It’s never a good idea when insurers cut costs by interfering in the decision-making process between patients and their doctor. But during a national pandemic, it’s a particularly bad idea.
I am thinking specifically of an insurance strategy called step therapy. It happens when insurance companies require patients and their providers to prove that insurer-preferred alternatives don’t work before covering the physician-prescribed medication.
Insurers typically require patients to try the least costly medicine approved for the condition being treated.
Frustrated patients and health care providers knowingly refer to this as “fail first.” That’s because it asks patients to suffer through the ineffectiveness or unnecessary side effects of a medicine picked by their insurer rather than the one their health care provider thinks is a better fit. Only after patients complete an often-lengthy process of trying and failing multiple medications does the insurer agree to cover the physician’s recommendation.
Insurers typically require patients to try the least costly medicine approved for the condition being treated. This assumes that all medications approved for a particular condition are equal, which is just not true. The art of medicine is choosing the medication that is the best fit for each patient based on his or her unique circumstances. A cost-based algorithm doesn’t consider such nuances. And, ironically, it may actually cost insurers and patients more in the end.
Insurers could save money if step therapy were eliminated, for example. They wouldn’t need staff to review providers’ appeals. Patients could save on unnecessary appointments and preventable emergency care.
Step therapy sometimes can be part of a logical treatment approach. Health care providers of their own volition may guide patients to try a simpler, less expensive or time-tested treatment as the first option. But that’s the health care provider, who has been through years of training and who understands the patient and the patient’s history, making the recommendation.
Under insurers’ direction, the decision can be arbitrary or cost based – meaning the insurer promotes the drug of whichever company has offered the insurance company the biggest price concession that year. In some cases, step therapy can even put patients’ health at risk.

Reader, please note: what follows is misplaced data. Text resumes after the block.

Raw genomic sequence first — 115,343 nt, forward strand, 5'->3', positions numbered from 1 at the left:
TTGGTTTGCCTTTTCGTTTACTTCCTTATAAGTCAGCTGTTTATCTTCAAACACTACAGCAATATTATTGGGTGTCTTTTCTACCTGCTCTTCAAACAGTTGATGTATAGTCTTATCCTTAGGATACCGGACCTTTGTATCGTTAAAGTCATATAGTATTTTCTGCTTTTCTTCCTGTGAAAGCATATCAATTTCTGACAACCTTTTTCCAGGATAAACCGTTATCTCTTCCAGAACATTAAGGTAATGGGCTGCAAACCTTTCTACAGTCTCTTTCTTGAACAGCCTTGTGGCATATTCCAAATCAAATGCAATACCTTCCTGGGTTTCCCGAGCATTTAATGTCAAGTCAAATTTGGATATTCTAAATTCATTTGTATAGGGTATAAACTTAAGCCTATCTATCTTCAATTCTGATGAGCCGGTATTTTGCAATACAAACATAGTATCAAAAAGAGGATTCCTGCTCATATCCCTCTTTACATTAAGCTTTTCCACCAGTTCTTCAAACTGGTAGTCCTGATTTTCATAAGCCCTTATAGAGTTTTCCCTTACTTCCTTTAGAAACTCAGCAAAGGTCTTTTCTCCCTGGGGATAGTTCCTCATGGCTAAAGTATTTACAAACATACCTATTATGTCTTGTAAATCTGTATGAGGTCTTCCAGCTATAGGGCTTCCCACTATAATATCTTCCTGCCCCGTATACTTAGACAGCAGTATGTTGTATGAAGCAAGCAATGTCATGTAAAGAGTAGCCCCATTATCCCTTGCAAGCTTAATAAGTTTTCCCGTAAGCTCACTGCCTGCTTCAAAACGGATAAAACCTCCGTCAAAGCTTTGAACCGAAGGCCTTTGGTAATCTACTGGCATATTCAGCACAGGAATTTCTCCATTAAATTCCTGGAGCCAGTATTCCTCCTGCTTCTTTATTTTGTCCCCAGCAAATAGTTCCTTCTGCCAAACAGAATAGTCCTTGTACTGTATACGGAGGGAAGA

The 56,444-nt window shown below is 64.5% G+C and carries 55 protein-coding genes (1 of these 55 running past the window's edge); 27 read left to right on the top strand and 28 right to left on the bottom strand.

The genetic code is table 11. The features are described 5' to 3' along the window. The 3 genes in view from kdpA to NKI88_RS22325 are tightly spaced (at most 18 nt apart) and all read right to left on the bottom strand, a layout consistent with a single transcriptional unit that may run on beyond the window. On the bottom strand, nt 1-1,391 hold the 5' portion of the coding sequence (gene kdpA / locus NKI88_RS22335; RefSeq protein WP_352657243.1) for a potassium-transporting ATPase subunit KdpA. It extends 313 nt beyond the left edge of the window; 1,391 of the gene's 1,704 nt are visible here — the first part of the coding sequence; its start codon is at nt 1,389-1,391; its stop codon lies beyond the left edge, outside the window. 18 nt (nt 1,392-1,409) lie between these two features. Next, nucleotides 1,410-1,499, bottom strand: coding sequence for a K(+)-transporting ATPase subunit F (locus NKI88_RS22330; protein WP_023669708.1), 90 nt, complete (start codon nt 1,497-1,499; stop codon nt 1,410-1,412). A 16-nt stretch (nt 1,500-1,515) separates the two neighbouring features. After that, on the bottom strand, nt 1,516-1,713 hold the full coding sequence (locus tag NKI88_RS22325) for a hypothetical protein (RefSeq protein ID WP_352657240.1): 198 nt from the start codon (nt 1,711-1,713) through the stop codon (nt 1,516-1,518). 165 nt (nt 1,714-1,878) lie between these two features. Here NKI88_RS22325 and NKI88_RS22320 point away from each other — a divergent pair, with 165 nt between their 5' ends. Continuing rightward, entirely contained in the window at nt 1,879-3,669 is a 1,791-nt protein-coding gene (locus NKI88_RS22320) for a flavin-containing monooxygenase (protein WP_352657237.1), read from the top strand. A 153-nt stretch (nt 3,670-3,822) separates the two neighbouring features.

The dangers of step therapy are not new information to California legislators. Since 2015, our state has mandated that insurance companies provide a timely response to providers who want to bypass step therapy requirements. Depending on urgency, insurers have 24 to 72 hours to approve or deny the treatment request. But even with quick turnaround times for exemption requests, step therapy is still a frequent frustration. Physicians want to focus on patient care, not excessive paperwork.
In 2017, almost 60,000 patients died from cancer. Nearly 10,000 succumbed to diabetes that same year. Treatment for both conditions involves prescription medications.
The COVID-19 pandemic has given an interesting twist to the step therapy debate. Some companies have, either voluntarily or at the direction of state policymakers, waived step therapy for COVID-19 treatment. It’s a commendable action. And yet it reveals that insurers themselves recognize step therapy as a problem.
If it’s that evident to everyone that step therapy causes potentially harmful delays, perhaps it’s time for policymakers to consider restricting the practice for patients trying to manage the impact of all harmful diseases – not just the novel coronavirus.
Nearly 6,500 people in California have died from COVID-19. That tragic toll deserves policymakers’ attention and resolve to combat this disease. But perhaps it can also serve as a reminder of policymakers’ responsibility to the thousands of Californians who die from other illnesses too. In 2017, almost 60,000 patients died from cancer. Nearly 10,000 succumbed to diabetes that same year. Treatment for both conditions involves prescription medications.
It’s wonderful to see health plans waiving step therapy and other utilization management barriers for patients with COVID-19. If this approach makes sense for COVID-19, shouldn’t it make sense after the pandemic and for other conditions too?
Patients with COVID-19, and with any serious illness, will surely struggle to stay healthy without prescribed medication and adequate care. If the fatalities from COVID-19 have set California legislators’ sights on protecting patients, one valuable step would be passing commonsense laws to shield them from insurance practices that block access to prescribed medication.
Editor’s Note: Rimal Bera, MD, is a clinical professor of psychiatry at the UC-Irvine. His primary area of specialty is adult psychiatry with a focus on schizophrenia, bipolar disorder, depression and memory disorders.